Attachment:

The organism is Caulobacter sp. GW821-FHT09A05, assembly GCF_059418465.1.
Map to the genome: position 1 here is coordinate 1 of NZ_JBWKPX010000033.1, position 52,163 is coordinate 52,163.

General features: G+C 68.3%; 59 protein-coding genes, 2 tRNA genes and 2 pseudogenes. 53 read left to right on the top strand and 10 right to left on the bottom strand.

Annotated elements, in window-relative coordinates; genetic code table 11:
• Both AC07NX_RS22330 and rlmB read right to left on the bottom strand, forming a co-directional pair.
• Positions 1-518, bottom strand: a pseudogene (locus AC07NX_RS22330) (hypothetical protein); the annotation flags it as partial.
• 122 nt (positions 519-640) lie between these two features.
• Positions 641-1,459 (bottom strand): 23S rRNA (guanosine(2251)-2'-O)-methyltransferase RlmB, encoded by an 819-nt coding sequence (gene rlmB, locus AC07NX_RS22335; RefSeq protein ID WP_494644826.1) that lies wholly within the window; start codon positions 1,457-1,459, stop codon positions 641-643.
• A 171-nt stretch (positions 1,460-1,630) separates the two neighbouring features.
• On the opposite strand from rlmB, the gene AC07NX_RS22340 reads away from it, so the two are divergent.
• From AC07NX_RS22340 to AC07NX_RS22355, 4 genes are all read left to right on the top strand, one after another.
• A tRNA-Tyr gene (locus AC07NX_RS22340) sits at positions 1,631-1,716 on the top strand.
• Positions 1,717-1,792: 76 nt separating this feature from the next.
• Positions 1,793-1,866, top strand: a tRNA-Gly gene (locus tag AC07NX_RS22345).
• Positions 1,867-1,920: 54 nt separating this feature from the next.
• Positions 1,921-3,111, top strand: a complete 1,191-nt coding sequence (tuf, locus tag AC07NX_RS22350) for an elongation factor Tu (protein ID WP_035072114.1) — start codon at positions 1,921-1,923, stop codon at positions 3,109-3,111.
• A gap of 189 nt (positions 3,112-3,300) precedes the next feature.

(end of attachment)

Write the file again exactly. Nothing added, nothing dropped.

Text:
The organism is Caulobacter sp. GW821-FHT09A05, assembly GCF_059418465.1.
Map to the genome: position 1 here is coordinate 1 of NZ_JBWKPX010000033.1, position 52,163 is coordinate 52,163.

General features: G+C 68.3%; 59 protein-coding genes, 2 tRNA genes and 2 pseudogenes. 53 read left to right on the top strand and 10 right to left on the bottom strand.

Annotated elements, in window-relative coordinates; genetic code table 11:
• Both AC07NX_RS22330 and rlmB read right to left on the bottom strand, forming a co-directional pair.
• Positions 1-518, bottom strand: a pseudogene (locus AC07NX_RS22330) (hypothetical protein); the annotation flags it as partial.
• 122 nt (positions 519-640) lie between these two features.
• Positions 641-1,459 (bottom strand): 23S rRNA (guanosine(2251)-2'-O)-methyltransferase RlmB, encoded by an 819-nt coding sequence (gene rlmB, locus AC07NX_RS22335; RefSeq protein ID WP_494644826.1) that lies wholly within the window; start codon positions 1,457-1,459, stop codon positions 641-643.
• A 171-nt stretch (positions 1,460-1,630) separates the two neighbouring features.
• On the opposite strand from rlmB, the gene AC07NX_RS22340 reads away from it, so the two are divergent.
• From AC07NX_RS22340 to AC07NX_RS22355, 4 genes are all read left to right on the top strand, one after another.
• A tRNA-Tyr gene (locus AC07NX_RS22340) sits at positions 1,631-1,716 on the top strand.
• Positions 1,717-1,792: 76 nt separating this feature from the next.
• Positions 1,793-1,866, top strand: a tRNA-Gly gene (locus tag AC07NX_RS22345).
• Positions 1,867-1,920: 54 nt separating this feature from the next.
• Positions 1,921-3,111, top strand: a complete 1,191-nt coding sequence (tuf, locus tag AC07NX_RS22350) for an elongation factor Tu (protein ID WP_035072114.1) — start codon at positions 1,921-1,923, stop codon at positions 3,109-3,111.
• A gap of 189 nt (positions 3,112-3,300) precedes the next feature.